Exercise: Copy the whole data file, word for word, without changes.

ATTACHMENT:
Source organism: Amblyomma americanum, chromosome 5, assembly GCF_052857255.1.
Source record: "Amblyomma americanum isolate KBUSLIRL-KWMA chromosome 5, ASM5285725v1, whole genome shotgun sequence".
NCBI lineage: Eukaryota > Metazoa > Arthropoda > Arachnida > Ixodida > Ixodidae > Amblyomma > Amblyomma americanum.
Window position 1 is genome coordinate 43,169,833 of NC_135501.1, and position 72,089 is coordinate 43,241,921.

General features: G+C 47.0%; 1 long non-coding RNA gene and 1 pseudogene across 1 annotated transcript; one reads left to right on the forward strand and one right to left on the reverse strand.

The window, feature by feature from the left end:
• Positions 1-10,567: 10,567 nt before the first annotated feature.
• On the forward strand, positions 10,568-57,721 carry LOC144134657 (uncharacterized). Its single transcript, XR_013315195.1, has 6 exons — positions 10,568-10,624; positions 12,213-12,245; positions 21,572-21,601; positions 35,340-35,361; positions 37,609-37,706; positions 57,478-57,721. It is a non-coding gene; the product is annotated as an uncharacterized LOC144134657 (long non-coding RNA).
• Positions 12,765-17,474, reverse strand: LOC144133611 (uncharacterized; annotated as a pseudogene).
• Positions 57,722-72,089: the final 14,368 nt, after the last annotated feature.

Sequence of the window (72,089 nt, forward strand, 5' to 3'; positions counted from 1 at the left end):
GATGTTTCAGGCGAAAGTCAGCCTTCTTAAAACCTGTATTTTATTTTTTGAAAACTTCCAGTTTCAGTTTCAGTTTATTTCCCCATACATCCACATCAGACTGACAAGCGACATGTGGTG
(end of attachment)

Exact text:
Source organism: Amblyomma americanum, chromosome 5, assembly GCF_052857255.1.
Source record: "Amblyomma americanum isolate KBUSLIRL-KWMA chromosome 5, ASM5285725v1, whole genome shotgun sequence".
NCBI lineage: Eukaryota > Metazoa > Arthropoda > Arachnida > Ixodida > Ixodidae > Amblyomma > Amblyomma americanum.
Window position 1 is genome coordinate 43,169,833 of NC_135501.1, and position 72,089 is coordinate 43,241,921.

General features: G+C 47.0%; 1 long non-coding RNA gene and 1 pseudogene across 1 annotated transcript; one reads left to right on the forward strand and one right to left on the reverse strand.

The window, feature by feature from the left end:
• Positions 1-10,567: 10,567 nt before the first annotated feature.
• On the forward strand, positions 10,568-57,721 carry LOC144134657 (uncharacterized). Its single transcript, XR_013315195.1, has 6 exons — positions 10,568-10,624; positions 12,213-12,245; positions 21,572-21,601; positions 35,340-35,361; positions 37,609-37,706; positions 57,478-57,721. It is a non-coding gene; the product is annotated as an uncharacterized LOC144134657 (long non-coding RNA).
• Positions 12,765-17,474, reverse strand: LOC144133611 (uncharacterized; annotated as a pseudogene).
• Positions 57,722-72,089: the final 14,368 nt, after the last annotated feature.

Sequence of the window (72,089 nt, forward strand, 5' to 3'; positions counted from 1 at the left end):
GATGTTTCAGGCGAAAGTCAGCCTTCTTAAAACCTGTATTTTATTTTTTGAAAACTTCCAGTTTCAGTTTCAGTTTATTTCCCCATACATCCACATCAGACTGACAAGCGACATGTGGTG